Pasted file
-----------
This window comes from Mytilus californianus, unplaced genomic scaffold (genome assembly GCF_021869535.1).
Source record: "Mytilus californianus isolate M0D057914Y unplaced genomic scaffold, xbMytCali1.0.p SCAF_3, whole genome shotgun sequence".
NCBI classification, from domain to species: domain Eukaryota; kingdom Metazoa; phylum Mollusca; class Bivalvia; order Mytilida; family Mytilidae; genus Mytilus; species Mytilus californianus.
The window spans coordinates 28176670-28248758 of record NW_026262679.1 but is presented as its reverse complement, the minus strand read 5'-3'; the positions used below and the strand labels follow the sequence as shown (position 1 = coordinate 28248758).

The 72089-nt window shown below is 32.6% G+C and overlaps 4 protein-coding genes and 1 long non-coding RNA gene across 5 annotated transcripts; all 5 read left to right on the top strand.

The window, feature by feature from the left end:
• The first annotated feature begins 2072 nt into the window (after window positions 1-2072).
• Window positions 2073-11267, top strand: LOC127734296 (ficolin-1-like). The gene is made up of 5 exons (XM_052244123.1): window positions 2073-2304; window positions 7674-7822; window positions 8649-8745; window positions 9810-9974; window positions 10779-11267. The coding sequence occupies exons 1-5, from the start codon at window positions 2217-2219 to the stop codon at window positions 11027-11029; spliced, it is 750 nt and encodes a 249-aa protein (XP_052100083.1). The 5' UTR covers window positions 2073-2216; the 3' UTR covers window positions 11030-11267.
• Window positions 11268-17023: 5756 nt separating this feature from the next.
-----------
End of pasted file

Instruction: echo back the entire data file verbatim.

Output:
This window comes from Mytilus californianus, unplaced genomic scaffold (genome assembly GCF_021869535.1).
Source record: "Mytilus californianus isolate M0D057914Y unplaced genomic scaffold, xbMytCali1.0.p SCAF_3, whole genome shotgun sequence".
NCBI classification, from domain to species: domain Eukaryota; kingdom Metazoa; phylum Mollusca; class Bivalvia; order Mytilida; family Mytilidae; genus Mytilus; species Mytilus californianus.
The window spans coordinates 28176670-28248758 of record NW_026262679.1 but is presented as its reverse complement, the minus strand read 5'-3'; the positions used below and the strand labels follow the sequence as shown (position 1 = coordinate 28248758).

The 72089-nt window shown below is 32.6% G+C and overlaps 4 protein-coding genes and 1 long non-coding RNA gene across 5 annotated transcripts; all 5 read left to right on the top strand.

The window, feature by feature from the left end:
• The first annotated feature begins 2072 nt into the window (after window positions 1-2072).
• Window positions 2073-11267, top strand: LOC127734296 (ficolin-1-like). The gene is made up of 5 exons (XM_052244123.1): window positions 2073-2304; window positions 7674-7822; window positions 8649-8745; window positions 9810-9974; window positions 10779-11267. The coding sequence occupies exons 1-5, from the start codon at window positions 2217-2219 to the stop codon at window positions 11027-11029; spliced, it is 750 nt and encodes a 249-aa protein (XP_052100083.1). The 5' UTR covers window positions 2073-2216; the 3' UTR covers window positions 11030-11267.
• Window positions 11268-17023: 5756 nt separating this feature from the next.